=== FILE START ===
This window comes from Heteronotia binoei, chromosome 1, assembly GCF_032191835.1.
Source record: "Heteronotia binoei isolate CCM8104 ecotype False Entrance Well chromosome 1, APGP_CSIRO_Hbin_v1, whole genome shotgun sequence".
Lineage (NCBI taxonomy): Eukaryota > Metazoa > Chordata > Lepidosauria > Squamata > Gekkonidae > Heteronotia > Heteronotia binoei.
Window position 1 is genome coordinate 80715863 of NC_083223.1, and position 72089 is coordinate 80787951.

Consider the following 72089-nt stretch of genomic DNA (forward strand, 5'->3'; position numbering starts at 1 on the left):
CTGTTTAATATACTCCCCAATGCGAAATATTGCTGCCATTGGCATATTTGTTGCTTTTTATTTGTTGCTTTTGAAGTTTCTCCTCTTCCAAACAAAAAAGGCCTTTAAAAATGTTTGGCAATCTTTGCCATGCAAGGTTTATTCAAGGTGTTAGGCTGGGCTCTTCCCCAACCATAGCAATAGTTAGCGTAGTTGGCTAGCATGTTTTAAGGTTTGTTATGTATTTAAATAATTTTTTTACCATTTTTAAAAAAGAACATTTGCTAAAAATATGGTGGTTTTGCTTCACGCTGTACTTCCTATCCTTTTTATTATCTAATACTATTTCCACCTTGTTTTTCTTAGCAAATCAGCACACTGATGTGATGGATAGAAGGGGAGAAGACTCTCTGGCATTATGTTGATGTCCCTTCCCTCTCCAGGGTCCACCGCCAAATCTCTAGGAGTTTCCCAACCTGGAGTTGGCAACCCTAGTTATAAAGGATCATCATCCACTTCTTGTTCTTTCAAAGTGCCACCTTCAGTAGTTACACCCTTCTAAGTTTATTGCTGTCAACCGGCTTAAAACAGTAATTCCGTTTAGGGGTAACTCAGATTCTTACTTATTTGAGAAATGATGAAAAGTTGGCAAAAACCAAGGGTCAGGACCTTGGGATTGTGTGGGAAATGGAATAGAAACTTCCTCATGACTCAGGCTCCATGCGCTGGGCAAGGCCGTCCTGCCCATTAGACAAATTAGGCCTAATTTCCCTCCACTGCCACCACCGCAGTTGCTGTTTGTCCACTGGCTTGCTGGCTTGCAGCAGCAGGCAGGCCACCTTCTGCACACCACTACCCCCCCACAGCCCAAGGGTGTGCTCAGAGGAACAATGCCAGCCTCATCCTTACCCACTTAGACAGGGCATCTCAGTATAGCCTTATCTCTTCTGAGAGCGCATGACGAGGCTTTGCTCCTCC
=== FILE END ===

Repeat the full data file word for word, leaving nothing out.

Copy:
This window comes from Heteronotia binoei, chromosome 1, assembly GCF_032191835.1.
Source record: "Heteronotia binoei isolate CCM8104 ecotype False Entrance Well chromosome 1, APGP_CSIRO_Hbin_v1, whole genome shotgun sequence".
Lineage (NCBI taxonomy): Eukaryota > Metazoa > Chordata > Lepidosauria > Squamata > Gekkonidae > Heteronotia > Heteronotia binoei.
Window position 1 is genome coordinate 80715863 of NC_083223.1, and position 72089 is coordinate 80787951.

Consider the following 72089-nt stretch of genomic DNA (forward strand, 5'->3'; position numbering starts at 1 on the left):
CTGTTTAATATACTCCCCAATGCGAAATATTGCTGCCATTGGCATATTTGTTGCTTTTTATTTGTTGCTTTTGAAGTTTCTCCTCTTCCAAACAAAAAAGGCCTTTAAAAATGTTTGGCAATCTTTGCCATGCAAGGTTTATTCAAGGTGTTAGGCTGGGCTCTTCCCCAACCATAGCAATAGTTAGCGTAGTTGGCTAGCATGTTTTAAGGTTTGTTATGTATTTAAATAATTTTTTTACCATTTTTAAAAAAGAACATTTGCTAAAAATATGGTGGTTTTGCTTCACGCTGTACTTCCTATCCTTTTTATTATCTAATACTATTTCCACCTTGTTTTTCTTAGCAAATCAGCACACTGATGTGATGGATAGAAGGGGAGAAGACTCTCTGGCATTATGTTGATGTCCCTTCCCTCTCCAGGGTCCACCGCCAAATCTCTAGGAGTTTCCCAACCTGGAGTTGGCAACCCTAGTTATAAAGGATCATCATCCACTTCTTGTTCTTTCAAAGTGCCACCTTCAGTAGTTACACCCTTCTAAGTTTATTGCTGTCAACCGGCTTAAAACAGTAATTCCGTTTAGGGGTAACTCAGATTCTTACTTATTTGAGAAATGATGAAAAGTTGGCAAAAACCAAGGGTCAGGACCTTGGGATTGTGTGGGAAATGGAATAGAAACTTCCTCATGACTCAGGCTCCATGCGCTGGGCAAGGCCGTCCTGCCCATTAGACAAATTAGGCCTAATTTCCCTCCACTGCCACCACCGCAGTTGCTGTTTGTCCACTGGCTTGCTGGCTTGCAGCAGCAGGCAGGCCACCTTCTGCACACCACTACCCCCCCACAGCCCAAGGGTGTGCTCAGAGGAACAATGCCAGCCTCATCCTTACCCACTTAGACAGGGCATCTCAGTATAGCCTTATCTCTTCTGAGAGCGCATGACGAGGCTTTGCTCCTCC